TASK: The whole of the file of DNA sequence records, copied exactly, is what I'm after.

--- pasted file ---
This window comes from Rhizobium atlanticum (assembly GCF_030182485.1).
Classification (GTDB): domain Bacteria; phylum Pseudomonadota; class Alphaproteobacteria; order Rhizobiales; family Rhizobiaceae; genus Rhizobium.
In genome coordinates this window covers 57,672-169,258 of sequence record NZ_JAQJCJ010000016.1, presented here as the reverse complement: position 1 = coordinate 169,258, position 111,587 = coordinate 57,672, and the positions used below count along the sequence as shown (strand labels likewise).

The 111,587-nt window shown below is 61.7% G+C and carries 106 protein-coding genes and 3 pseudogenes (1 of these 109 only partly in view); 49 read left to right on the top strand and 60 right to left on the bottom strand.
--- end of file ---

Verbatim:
This window comes from Rhizobium atlanticum (assembly GCF_030182485.1).
Classification (GTDB): domain Bacteria; phylum Pseudomonadota; class Alphaproteobacteria; order Rhizobiales; family Rhizobiaceae; genus Rhizobium.
In genome coordinates this window covers 57,672-169,258 of sequence record NZ_JAQJCJ010000016.1, presented here as the reverse complement: position 1 = coordinate 169,258, position 111,587 = coordinate 57,672, and the positions used below count along the sequence as shown (strand labels likewise).

The 111,587-nt window shown below is 61.7% G+C and carries 106 protein-coding genes and 3 pseudogenes (1 of these 109 only partly in view); 49 read left to right on the top strand and 60 right to left on the bottom strand.